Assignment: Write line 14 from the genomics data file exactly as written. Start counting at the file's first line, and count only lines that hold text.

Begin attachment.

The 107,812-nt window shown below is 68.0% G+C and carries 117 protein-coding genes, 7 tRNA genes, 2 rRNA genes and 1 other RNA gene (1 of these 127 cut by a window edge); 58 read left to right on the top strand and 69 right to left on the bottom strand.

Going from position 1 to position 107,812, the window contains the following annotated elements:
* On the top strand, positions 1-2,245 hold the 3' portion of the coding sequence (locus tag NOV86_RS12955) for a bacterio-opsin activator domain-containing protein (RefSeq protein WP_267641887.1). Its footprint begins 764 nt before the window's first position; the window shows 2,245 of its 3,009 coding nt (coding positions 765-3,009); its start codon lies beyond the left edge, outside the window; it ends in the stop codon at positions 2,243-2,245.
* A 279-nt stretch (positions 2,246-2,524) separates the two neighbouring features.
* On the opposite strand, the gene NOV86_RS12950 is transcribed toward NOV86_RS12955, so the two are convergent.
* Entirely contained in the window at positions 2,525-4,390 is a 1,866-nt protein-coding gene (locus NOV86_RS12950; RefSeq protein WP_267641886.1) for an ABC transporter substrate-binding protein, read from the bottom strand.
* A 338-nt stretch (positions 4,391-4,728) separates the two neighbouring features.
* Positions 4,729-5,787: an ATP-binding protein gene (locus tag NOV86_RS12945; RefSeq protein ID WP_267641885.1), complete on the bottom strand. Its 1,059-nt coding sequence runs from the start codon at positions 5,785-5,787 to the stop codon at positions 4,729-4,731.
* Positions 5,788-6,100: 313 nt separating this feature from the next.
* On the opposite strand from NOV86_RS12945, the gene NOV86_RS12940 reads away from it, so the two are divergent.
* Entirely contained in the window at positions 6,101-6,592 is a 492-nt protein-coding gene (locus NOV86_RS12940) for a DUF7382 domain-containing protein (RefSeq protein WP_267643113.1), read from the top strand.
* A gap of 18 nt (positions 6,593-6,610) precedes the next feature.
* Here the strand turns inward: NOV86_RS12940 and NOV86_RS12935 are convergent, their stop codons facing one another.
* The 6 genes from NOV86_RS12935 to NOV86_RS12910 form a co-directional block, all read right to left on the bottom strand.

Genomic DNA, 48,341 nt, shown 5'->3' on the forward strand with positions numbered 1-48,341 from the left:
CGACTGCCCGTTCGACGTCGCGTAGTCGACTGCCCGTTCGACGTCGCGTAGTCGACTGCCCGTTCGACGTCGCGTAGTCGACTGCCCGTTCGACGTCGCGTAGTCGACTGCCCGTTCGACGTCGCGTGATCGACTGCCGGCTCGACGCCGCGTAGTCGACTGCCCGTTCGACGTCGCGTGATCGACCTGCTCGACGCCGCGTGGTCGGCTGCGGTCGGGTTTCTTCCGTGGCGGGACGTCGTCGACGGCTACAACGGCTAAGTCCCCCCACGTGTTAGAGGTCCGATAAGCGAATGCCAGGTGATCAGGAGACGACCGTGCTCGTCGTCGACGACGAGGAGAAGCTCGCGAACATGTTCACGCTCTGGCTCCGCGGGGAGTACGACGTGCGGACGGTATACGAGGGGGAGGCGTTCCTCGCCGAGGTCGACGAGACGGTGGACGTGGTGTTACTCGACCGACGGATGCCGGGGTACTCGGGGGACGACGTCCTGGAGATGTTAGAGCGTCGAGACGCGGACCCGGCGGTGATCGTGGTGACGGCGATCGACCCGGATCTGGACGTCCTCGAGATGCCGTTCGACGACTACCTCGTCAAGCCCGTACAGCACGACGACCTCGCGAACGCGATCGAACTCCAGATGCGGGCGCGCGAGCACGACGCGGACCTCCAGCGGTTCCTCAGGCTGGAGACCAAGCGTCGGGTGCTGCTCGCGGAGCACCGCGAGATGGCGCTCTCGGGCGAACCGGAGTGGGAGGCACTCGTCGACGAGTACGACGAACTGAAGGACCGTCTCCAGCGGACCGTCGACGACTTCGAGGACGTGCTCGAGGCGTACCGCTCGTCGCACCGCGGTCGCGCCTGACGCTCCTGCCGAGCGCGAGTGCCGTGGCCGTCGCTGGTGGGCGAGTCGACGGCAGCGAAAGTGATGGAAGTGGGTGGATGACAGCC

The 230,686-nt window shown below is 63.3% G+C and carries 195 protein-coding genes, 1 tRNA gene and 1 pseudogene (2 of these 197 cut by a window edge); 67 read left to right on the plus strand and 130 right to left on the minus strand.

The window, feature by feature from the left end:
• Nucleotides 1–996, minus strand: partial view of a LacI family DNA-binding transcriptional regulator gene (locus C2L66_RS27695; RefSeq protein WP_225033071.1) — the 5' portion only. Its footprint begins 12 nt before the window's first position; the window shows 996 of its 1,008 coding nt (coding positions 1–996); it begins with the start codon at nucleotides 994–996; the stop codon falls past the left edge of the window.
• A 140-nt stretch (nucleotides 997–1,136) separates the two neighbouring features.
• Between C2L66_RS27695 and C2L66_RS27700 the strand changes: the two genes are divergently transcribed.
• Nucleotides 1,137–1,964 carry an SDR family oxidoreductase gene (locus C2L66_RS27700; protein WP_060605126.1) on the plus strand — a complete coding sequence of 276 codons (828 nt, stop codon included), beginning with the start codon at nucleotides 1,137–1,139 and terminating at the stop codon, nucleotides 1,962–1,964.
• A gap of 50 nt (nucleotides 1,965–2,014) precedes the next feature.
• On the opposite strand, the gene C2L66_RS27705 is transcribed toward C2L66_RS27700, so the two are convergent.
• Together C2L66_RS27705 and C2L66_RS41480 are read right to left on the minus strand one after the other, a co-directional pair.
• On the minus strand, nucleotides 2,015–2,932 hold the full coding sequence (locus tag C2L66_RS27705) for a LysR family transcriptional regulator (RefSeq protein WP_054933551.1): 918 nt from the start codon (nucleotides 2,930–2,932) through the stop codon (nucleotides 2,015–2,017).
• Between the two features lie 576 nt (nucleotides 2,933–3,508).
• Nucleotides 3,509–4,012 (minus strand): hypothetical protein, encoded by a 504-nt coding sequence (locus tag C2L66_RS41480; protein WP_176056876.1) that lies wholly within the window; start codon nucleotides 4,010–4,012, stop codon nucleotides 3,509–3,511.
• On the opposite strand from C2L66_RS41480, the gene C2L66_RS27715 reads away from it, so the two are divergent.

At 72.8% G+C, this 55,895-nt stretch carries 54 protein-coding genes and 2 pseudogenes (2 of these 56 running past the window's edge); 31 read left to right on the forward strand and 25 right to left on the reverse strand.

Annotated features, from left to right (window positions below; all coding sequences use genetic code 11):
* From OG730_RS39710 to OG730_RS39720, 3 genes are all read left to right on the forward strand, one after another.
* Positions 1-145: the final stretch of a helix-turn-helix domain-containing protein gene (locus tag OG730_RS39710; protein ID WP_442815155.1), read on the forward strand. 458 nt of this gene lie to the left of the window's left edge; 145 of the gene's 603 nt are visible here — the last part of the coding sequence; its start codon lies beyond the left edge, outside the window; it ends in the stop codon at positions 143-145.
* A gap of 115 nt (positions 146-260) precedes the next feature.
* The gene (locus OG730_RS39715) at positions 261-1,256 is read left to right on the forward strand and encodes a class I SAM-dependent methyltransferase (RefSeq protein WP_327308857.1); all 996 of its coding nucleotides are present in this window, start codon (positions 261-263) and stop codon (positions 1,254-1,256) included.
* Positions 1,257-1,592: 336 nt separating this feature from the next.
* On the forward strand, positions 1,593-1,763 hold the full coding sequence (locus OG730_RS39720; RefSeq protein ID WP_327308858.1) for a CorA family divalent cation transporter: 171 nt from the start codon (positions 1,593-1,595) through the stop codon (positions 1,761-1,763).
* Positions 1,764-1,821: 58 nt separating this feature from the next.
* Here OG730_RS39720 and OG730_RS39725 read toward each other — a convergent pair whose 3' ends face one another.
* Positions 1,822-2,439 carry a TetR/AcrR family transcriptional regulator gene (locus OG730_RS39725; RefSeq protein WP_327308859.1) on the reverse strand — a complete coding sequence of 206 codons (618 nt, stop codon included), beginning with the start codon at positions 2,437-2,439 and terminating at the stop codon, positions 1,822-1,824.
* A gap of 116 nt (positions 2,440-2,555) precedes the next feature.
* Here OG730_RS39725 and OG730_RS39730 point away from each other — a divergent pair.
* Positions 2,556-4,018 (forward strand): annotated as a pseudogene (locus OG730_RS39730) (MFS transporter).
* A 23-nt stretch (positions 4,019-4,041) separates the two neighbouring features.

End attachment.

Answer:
* The 6 genes from NOV86_RS12935 to NOV86_RS12910 form a co-directional block, all read right to left on the bottom strand.